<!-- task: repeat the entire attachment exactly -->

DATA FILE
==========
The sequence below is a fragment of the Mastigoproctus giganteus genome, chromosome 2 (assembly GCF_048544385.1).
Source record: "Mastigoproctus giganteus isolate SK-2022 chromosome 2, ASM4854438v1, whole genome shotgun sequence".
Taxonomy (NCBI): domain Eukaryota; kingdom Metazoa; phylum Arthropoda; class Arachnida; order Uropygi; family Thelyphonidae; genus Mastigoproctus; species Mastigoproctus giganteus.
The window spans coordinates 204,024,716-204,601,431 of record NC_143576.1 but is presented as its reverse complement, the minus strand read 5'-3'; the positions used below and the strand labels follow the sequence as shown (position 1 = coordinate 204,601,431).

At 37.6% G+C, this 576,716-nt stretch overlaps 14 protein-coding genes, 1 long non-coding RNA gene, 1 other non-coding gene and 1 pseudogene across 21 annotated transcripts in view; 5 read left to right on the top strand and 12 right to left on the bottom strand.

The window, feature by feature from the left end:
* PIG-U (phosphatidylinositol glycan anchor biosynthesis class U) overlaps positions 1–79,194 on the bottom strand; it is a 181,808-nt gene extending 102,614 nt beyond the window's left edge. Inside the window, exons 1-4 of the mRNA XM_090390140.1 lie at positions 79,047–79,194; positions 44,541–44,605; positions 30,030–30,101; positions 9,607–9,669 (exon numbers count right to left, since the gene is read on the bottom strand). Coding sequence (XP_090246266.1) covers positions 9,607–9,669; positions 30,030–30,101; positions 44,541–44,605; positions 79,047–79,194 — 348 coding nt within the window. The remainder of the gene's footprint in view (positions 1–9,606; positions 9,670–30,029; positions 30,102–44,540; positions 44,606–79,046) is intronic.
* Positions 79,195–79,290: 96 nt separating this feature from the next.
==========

The sequence below is a fragment of the Mastigoproctus giganteus genome, chromosome 2 (assembly GCF_048544385.1).
Source record: "Mastigoproctus giganteus isolate SK-2022 chromosome 2, ASM4854438v1, whole genome shotgun sequence".
Taxonomy (NCBI): domain Eukaryota; kingdom Metazoa; phylum Arthropoda; class Arachnida; order Uropygi; family Thelyphonidae; genus Mastigoproctus; species Mastigoproctus giganteus.
The window spans coordinates 204,024,716-204,601,431 of record NC_143576.1 but is presented as its reverse complement, the minus strand read 5'-3'; the positions used below and the strand labels follow the sequence as shown (position 1 = coordinate 204,601,431).

At 37.6% G+C, this 576,716-nt stretch overlaps 14 protein-coding genes, 1 long non-coding RNA gene, 1 other non-coding gene and 1 pseudogene across 21 annotated transcripts in view; 5 read left to right on the top strand and 12 right to left on the bottom strand.

The window, feature by feature from the left end:
* PIG-U (phosphatidylinositol glycan anchor biosynthesis class U) overlaps positions 1–79,194 on the bottom strand; it is a 181,808-nt gene extending 102,614 nt beyond the window's left edge. Inside the window, exons 1-4 of the mRNA XM_090390140.1 lie at positions 79,047–79,194; positions 44,541–44,605; positions 30,030–30,101; positions 9,607–9,669 (exon numbers count right to left, since the gene is read on the bottom strand). Coding sequence (XP_090246266.1) covers positions 9,607–9,669; positions 30,030–30,101; positions 44,541–44,605; positions 79,047–79,194 — 348 coding nt within the window. The remainder of the gene's footprint in view (positions 1–9,606; positions 9,670–30,029; positions 30,102–44,540; positions 44,606–79,046) is intronic.
* Positions 79,195–79,290: 96 nt separating this feature from the next.